Jasmine is a 6th year PhD candidate in the Ecology, Evolution, and Marine Biology program. She studies the ecology of island fox parasites on San Miguel Island, which is a part of the Channel Islands National Park.
Why did you obtain an advanced degree? What inspired you to pursue a STEM-related career?
I have known that I wanted to be a biology professor since about age 10. I was inspired to pursue my focal area (parasite ecology) by a professor I had as an undergraduate. I was able to combine my already-established passion for herpetology (study of reptiles and a amphibians) with a new field, parasitology (the study of parasites).
If you could tell your younger self or this generation’s youth advice about STEM and university education, what would you tell them?
I think that the science classes we take in middle/high school are very broad and basic. There are so many fields of STEM out there that middle and high school never touch, so don’t be discouraged if previous science and math classes haven’t clicked. Science is also incredibly interdisciplinary. We are taught from a young age that STEM and art, for example, are two extremes on a spectrum, but I don’t think that could be farther from the truth!
What changes do you think could be made so underrepresented people in STEM can have better access to education and how STEM can be diverse?
There is no sweeping answer one can give to this question. However, supporting underrepresented folx in STEM is a continuous and iterative process that should include financial support, listening to marginalized voices, addressing toxic cultures, and so much more. If programs aim to increase the number of underrepresented students without also addressing the structural and historical oppressions that led to the underrepresentation, then programs are destined to increase the number of students struggling with trauma associated with navigating academia.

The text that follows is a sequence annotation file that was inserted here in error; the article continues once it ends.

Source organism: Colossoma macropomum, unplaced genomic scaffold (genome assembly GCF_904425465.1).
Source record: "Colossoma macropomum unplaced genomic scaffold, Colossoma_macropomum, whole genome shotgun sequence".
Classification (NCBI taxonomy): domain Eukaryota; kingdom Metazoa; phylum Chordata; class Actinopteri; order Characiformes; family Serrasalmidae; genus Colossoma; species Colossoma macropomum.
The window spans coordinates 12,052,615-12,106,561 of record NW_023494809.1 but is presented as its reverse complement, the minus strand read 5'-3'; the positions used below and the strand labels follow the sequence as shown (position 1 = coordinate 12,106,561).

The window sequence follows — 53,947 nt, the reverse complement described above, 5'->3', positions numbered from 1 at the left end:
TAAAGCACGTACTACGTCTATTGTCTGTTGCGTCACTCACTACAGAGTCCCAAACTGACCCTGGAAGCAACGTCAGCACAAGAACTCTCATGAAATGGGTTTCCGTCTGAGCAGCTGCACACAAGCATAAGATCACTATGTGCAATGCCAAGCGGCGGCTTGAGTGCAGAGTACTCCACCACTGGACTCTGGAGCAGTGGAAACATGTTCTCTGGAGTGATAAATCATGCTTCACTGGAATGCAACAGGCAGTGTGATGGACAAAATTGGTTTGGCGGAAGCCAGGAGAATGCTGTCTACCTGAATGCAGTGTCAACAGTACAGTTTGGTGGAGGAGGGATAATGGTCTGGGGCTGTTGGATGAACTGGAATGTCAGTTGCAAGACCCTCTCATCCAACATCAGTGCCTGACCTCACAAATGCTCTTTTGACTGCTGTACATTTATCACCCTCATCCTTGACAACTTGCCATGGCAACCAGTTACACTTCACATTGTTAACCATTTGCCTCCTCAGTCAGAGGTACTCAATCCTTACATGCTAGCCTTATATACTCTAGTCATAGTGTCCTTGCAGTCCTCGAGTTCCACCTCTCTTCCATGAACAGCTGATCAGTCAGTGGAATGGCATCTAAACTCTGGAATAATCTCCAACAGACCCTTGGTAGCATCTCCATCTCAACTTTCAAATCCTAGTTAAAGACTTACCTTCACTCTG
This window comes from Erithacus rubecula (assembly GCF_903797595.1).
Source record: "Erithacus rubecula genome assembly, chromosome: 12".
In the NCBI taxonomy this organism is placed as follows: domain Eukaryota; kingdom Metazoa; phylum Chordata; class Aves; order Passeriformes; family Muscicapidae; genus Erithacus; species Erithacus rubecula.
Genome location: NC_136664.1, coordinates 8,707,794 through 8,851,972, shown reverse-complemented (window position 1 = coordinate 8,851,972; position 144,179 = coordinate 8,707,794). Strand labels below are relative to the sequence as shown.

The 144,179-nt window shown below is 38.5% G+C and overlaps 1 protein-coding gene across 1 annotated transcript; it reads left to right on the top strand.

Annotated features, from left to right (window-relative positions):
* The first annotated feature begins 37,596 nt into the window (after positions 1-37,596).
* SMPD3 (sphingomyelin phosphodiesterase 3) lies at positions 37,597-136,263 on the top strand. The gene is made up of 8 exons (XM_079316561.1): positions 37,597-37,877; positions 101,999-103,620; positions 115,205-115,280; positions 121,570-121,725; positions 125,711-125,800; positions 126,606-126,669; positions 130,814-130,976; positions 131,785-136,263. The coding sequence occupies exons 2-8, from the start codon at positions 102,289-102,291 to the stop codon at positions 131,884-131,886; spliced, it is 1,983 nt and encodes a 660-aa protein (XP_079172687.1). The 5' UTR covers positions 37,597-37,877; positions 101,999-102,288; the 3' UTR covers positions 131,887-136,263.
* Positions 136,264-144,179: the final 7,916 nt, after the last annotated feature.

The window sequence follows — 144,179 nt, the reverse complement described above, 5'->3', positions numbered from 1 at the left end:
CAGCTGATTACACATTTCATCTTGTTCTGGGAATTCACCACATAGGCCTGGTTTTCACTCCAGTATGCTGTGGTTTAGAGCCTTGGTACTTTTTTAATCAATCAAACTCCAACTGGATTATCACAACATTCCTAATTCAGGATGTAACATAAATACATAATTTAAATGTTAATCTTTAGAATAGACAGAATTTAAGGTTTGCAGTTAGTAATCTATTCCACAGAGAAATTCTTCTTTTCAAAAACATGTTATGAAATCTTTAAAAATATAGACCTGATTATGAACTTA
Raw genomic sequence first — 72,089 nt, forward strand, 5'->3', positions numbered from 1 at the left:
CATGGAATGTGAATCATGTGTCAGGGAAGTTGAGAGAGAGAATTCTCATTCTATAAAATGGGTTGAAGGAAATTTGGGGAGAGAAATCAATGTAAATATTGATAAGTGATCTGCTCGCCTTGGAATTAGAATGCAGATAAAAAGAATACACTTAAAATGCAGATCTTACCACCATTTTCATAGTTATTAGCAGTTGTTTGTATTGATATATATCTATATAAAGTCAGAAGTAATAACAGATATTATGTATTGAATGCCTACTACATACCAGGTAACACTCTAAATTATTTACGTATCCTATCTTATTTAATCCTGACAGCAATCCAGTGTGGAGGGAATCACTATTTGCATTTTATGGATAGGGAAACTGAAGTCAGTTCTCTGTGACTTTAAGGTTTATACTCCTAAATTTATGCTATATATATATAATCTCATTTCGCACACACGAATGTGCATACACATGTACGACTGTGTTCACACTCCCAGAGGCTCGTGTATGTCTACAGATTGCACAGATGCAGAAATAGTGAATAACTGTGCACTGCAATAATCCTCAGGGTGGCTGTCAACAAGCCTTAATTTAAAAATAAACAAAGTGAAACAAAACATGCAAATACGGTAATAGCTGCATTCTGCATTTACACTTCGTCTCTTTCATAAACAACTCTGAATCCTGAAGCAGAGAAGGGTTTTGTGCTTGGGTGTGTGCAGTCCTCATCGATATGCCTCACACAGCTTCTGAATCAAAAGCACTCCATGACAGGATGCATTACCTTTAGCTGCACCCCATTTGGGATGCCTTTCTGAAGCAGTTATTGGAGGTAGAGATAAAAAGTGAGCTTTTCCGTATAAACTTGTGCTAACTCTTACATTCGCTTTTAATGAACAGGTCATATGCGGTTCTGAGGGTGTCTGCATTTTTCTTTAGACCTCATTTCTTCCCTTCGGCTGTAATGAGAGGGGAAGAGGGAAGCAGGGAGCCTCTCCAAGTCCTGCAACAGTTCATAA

Do you have any words about Black History Month?
I am not a big fan of Black History Month. I think it is often times a “check the box” mentality of highlighting Black diversity, but I think Black scholarship, diversity, etc. celebrated year-round and organically rather than relegated to one month.
Is there anything else you would like to tell us?
Thank you for this opportunity to share a piece of me with CSEP and other students and scholars!
Do you have a hobby or participate in any fun activities?
I compete on the UCSB Women’s Ultimate Frisbee team, The Burning Skirts.